The Lush of Lichtenstein, Part III

The Lush of Lichtenstein

A Venus 1888 Adventure


Betty navigated using the mountains on her left. She believed that the British settlement was near the end of the range, which did not appear to be too far away, but the map she had found on the aethership had no scale.

She moved carefully through tall grass. Since her departure, Betty had progressed through a region that had been labelled “Aklete” on the map, whatever that meant. She narrowly avoided a large, bipedal carnivore when it spied a four-legged dinosaur with a spiky tail and pursued it. Unfortunately, the prey resisted, and she had to wait for their melee to finish before she could continue. Ultimately, the spiked beast thwarted the predator, which stormed off with a deafening roar.

Wary of other creatures, Betty proceeded slowly, the rifle at the ready. She stopped every few feet to listen before continuing. This slowed her pace uncomfortably, but it was better to be alive and reach help that be killed for the sake of expedience. She was getting tired and needed to rest. She considered what to do. Should she climb a tree or stay close to the ground? Much of the wildlife that she had observed was enormous. She would have to find a very tall tree and climb quite high to avoid them. However, if she got too high, she might fall prey to the flying reptiles that owned the skies.

But staying on the ground was no safer. In addition to the dinosaurs, Betty had also seen a purple-striped tiger in the distance, several herds of deer-like animals, and some six-legged bear-like creatures. She had no doubt that there were countless other threats that had avoided her gaze.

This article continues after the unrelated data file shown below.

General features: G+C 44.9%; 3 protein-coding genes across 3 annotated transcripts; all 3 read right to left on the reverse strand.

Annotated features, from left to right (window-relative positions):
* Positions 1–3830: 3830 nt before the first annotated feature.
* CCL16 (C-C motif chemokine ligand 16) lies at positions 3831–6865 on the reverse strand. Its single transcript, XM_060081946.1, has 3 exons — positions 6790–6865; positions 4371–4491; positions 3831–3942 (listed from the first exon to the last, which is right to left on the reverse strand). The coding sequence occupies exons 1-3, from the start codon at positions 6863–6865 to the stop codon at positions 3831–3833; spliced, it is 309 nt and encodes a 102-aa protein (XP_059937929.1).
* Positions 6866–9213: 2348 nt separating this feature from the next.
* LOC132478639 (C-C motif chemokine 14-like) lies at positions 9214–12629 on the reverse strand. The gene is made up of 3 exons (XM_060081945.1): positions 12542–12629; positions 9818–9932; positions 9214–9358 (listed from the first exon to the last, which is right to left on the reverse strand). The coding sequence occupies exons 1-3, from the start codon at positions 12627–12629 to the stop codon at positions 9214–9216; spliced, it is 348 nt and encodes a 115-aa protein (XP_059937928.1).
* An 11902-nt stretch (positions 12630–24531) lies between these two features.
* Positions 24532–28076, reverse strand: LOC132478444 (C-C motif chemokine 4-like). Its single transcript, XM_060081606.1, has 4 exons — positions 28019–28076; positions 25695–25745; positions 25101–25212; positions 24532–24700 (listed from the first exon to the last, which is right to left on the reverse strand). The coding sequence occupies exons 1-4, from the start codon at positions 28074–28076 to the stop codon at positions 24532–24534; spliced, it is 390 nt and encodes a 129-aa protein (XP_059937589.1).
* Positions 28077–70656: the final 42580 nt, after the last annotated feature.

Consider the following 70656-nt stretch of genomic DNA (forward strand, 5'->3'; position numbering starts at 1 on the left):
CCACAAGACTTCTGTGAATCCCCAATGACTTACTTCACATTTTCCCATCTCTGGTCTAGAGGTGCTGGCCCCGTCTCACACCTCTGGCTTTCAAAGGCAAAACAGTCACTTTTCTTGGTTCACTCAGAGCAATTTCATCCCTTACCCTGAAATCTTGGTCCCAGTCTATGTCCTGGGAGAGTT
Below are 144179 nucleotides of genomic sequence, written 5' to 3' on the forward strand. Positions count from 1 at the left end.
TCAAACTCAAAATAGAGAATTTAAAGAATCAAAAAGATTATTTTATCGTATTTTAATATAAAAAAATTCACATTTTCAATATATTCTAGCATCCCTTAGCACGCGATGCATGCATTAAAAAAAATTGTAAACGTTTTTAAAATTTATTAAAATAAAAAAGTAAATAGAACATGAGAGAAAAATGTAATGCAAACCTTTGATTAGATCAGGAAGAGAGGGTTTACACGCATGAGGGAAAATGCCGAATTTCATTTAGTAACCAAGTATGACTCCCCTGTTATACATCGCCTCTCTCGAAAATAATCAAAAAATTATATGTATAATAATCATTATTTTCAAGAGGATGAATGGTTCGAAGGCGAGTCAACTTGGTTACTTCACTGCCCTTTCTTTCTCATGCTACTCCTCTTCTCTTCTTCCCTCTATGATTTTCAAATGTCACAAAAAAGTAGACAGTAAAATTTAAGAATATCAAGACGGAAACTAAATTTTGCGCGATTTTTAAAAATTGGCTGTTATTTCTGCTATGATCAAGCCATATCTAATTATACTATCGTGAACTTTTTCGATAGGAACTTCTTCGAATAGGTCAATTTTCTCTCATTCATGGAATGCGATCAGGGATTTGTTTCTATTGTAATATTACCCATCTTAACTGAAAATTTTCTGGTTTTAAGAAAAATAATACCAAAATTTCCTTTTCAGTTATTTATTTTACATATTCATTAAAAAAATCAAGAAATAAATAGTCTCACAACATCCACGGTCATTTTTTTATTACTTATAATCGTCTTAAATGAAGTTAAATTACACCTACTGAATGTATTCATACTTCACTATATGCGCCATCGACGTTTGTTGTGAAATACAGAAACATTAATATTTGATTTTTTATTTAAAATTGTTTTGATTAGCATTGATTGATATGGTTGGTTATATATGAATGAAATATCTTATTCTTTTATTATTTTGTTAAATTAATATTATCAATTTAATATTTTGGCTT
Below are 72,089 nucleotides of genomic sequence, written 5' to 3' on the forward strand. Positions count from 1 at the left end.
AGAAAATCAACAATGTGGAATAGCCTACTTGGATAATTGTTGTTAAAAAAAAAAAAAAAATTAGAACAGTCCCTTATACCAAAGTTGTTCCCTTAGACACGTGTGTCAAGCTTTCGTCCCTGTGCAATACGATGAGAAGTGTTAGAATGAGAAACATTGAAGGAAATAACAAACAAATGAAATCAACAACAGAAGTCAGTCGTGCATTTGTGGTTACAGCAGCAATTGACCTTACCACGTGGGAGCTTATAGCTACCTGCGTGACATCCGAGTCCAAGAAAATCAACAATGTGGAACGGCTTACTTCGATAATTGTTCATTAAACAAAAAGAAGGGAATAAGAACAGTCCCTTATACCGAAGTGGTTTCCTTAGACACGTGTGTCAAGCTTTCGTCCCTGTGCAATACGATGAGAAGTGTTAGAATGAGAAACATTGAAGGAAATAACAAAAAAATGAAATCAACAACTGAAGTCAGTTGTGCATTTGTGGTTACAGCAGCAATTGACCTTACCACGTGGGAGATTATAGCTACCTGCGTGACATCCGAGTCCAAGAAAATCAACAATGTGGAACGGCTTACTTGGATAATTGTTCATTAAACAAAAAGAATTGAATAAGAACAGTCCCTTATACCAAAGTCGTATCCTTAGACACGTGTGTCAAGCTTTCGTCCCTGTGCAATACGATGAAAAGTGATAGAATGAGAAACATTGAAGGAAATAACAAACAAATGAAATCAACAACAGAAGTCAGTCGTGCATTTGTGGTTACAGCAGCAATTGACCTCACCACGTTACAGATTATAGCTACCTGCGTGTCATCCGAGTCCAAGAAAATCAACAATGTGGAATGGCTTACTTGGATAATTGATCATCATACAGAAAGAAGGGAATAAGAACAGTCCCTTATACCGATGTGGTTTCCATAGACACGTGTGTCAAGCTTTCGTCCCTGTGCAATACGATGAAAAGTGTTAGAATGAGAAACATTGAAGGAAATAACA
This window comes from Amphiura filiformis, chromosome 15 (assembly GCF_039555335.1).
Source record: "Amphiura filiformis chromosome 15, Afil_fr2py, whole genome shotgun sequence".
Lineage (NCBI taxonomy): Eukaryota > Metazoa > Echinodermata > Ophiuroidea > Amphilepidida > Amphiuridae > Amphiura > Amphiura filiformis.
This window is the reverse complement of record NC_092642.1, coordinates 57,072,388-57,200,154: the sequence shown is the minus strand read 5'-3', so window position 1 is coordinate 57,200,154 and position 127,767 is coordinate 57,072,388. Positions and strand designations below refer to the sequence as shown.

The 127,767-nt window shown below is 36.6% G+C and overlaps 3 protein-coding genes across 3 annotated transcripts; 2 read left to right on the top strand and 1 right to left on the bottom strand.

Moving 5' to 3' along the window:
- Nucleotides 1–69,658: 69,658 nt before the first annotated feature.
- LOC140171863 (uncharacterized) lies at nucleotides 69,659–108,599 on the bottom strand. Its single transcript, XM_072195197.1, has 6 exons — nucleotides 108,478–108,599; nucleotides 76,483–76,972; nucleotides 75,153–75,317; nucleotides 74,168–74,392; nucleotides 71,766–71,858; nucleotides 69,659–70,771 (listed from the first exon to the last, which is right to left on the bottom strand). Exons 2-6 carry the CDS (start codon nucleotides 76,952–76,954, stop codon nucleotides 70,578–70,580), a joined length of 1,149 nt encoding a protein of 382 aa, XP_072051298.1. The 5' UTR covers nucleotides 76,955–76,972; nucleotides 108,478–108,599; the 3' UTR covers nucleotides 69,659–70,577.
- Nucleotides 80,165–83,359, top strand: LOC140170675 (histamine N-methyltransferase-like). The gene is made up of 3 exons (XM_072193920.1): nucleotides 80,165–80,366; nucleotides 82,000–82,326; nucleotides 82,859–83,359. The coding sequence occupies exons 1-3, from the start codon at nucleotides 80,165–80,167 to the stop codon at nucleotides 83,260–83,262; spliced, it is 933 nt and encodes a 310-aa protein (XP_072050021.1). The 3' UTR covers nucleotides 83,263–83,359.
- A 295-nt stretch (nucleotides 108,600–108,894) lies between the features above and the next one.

Betty was in the midst of a meadow of grass that was almost a foot taller than her. The ground beneath was fairly dry, and the trail she trampled down would provide a path to return by, but there were no trees nearby. Behind her she could see the plateau over the top of the stalks, but ahead there was only the orange-red sky.

Betty continued warily until the tall grass suddenly gave way. Beyond a rocky outcropping, she could see a vast sea, and on the coast, Betty saw a settlement surrounded by a wooden palisade. But the drop off was significant. She would either have to climb down or find another way.

She peered over the cliff and ducked back suddenly, retreating into the tall grass as a flying reptile flew up from below. She dropped to the ground and crawled away further into the grass, and the giant beast doubled back and started pecking where she had been. It found her trail and pursued her, but Betty was ready, and she fired point blank into its face. The creature pecked at her a few more times. She crawled back, chambered another found, and fired again into its chest. It continued to peck a few more times before suddenly collapsing.

* * *

“Captain,” the sentry shouted, “gunshots from the Aklete plateau. The Colonel wants you to investigate.”

Captain Beverly Brighton-Campbell looked up from her paperwork. The young officer hid her surprise from her subordinate and kept a neutral expression.